This is an immersive performance and guests will have the opportunity to walk through the NIROX Winter Sculpture Fair up to a hillsite where they can view the live burn from safety. Sundowners will be available and after the performance the audience will walk back down the hill to a light meal and the opening of an exclusive solo show of Hannelie Coetzee works curated by Lizamore & Associates.
Projects like Locust & Grasshopper (2017) and Eland & Benko (2015) make scientific research accessible to the wider public in a user-friendly way. It develops mutual goals between disciplines that usually don’t overlap. This spark new ways to address problems. For the 2017 re-burn, government funded Working on Fire will perform the prescribed savanna burn of Locust & Grasshopper at sunset.. This palimpsestous layering of visuals and scientific purposes leads back into Coetzees creative and scientific process of collaborative art and research
About the Exhibition
Alongside this prescribed burn Coetzee will exhibit a range of artworks which are remnants of the various ecological projects which have inspired her. These artworks are responsive in nature and use found objects with more traditional art practices to fossilize her message around human relation to nature and its evolution. Where the scientific research and process is logistical, scientific and researched, Coetzee’s art making can become emotive and embody the human reaction to what she finds. Here she showcases artworks which speak to her practice over the years and how art can be used to interpret environmental issues.
This can be seen in the insect and plant paper pressings which show the duality of beauty and aggression within these ink pressings. The African Migratory Locust swarm which form part of the exhibition have been kindly donated by the University of the Witwatersrand APES Museum as a decommissioned swarming study which D.J. Nolte had been studying in the 1960 -70’s. Along with these pressings, Coetzee plans on creating a large scale sculptural work which will capture the intricate formation of the Locust swarm as they take flight.
This palimpsestous layering of visuals and scientific purposes leads back into Coetzee’s creative and scientific process of collaborative art and research.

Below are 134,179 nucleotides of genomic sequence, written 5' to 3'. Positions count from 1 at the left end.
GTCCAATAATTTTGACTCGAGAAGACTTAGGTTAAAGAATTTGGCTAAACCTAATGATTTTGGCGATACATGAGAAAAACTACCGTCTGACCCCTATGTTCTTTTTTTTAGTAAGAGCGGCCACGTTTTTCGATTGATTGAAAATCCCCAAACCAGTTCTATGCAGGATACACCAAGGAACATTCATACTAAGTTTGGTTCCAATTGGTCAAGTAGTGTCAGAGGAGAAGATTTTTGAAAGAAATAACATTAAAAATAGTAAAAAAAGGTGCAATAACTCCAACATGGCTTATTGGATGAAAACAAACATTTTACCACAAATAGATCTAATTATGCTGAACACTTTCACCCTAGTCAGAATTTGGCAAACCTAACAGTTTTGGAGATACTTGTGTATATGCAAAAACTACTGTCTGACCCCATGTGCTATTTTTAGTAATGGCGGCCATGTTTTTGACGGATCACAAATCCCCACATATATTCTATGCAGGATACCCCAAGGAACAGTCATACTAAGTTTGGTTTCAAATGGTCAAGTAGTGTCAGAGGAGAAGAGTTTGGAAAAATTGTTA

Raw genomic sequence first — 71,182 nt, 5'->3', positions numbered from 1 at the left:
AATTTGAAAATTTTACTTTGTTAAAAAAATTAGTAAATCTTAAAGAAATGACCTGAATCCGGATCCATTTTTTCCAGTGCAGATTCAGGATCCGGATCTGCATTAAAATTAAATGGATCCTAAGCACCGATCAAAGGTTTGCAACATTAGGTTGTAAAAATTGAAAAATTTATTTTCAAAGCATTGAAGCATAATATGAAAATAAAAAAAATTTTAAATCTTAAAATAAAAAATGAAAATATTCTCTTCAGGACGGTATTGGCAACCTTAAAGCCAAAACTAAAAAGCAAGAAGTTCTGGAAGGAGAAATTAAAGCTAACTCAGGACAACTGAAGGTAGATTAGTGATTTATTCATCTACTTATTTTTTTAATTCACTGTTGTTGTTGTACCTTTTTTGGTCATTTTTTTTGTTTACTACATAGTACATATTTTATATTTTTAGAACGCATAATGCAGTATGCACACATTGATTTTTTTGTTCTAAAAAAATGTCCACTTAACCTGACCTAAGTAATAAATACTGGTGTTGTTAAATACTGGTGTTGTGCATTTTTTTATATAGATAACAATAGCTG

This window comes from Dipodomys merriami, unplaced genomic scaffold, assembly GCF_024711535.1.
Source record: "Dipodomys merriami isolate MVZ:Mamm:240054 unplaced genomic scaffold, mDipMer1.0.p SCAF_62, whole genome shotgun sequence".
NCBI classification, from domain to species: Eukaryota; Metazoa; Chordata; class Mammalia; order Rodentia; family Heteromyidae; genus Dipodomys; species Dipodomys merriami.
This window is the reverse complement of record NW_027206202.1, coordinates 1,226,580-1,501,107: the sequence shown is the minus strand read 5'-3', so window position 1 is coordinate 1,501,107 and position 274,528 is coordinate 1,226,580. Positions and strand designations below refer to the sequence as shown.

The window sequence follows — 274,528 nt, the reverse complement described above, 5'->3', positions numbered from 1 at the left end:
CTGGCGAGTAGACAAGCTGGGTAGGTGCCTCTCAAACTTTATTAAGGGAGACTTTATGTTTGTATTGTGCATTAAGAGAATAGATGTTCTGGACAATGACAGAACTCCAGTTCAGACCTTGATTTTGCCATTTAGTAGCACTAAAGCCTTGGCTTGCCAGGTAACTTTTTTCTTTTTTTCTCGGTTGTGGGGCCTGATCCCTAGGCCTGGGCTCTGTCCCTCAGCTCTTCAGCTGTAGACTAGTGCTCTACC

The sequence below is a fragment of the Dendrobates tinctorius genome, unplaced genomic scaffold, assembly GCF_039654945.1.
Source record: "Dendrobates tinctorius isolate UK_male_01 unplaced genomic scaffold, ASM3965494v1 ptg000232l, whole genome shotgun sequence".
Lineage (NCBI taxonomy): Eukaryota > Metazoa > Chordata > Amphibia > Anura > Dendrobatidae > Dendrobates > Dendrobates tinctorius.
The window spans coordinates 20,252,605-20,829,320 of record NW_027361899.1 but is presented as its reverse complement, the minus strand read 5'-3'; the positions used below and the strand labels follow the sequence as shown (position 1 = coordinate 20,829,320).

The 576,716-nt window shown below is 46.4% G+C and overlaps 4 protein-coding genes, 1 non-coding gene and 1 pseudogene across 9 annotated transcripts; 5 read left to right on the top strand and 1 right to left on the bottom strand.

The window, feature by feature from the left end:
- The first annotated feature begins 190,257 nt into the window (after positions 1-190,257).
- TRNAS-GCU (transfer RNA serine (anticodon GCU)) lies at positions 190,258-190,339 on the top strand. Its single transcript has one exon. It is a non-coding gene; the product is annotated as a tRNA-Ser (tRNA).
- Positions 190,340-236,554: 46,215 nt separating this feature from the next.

What questions do we ask and what habitats do we leave behind? Coetzee poses these questions through the choice of artwork and scientific intervention which draws a parallel to how human behaviour differs and changes and what traces it leaves behind. As the scientific study meets the art, these often-conflicting schools of thought run parallel within the same site, providing a meeting of heads and hearts.
Coetzee selects her subject matter to not only expand and educate herself on these intricate elements of our environment but also to make these complex systems visible for the public.
Providing a sense of socio-environmental commentary on the Anthropocene Era (the geological age where human activity has visibly changed the environment) Coetzee argues that the drastic changes in our climate, in the name of ‘progress’/ development/ innovation, is at the expense of a sustainable ecological future therefore advocating for building more resilient systems approaches. Coetzee argues: “My approach to this controversial fact is that if we could change the weather, we should be able to figure out how to live appropriately with nature and adapt to it. This performative art intervention, and the many other projects I explore, use this premise with art as the tool for interpreting scientific research as it happens.
Coetzee is inspired by the idea that ‘emotion is the glue that makes reason stick’. With these multi-dimensional interventions and responsive artworks, Coetzee prods a growing audience who is learning as the scientists are discovering new knowledge, inspiring a sense of active citizenry.
Coetzee will also exhibit a series of images from the 2015 Eland and Benko burn.
About the scientific research
The 2015 –2016 research on the site tested whether small managed fires creates more diverse, more productive grassland communities by altering how antelope use the landscape. The 2017 burn will take this further by assessing the value of this habitat from many different perspectives. For years, the law in South Africa was that farmers should wait until the first rains before burning, and avoid annual burns (Scott 1971). “
We hope to use the science – art partnership to synthesise different perspectives on the same ecological phenomenon and engage the public more broadly to discuss how societal values influence conservation ideals and build consensus on appropriate land management" explains principal investigating scientist, Sally Archibald.
About the new Grasshopper study
In African grasslands with their abundance of large mammals many people forget about the smaller herbivores. Grasshoppers and termites can sometimes consume as much or more than these large mammals. Smaller animals like grasshoppers are also more dependent on particular habitats (or niches) and we suspect that there are particular grasshopper species which are adapted to and prefer the short-grazed patches that we have created, and that these habitats have value to a range of different organisms, not just Wildebeest and Blesbok. We will be testing this by systematically sampling Grasshopper communities in different habitats at NIROX, and monitoring how they respond to the fire artwork.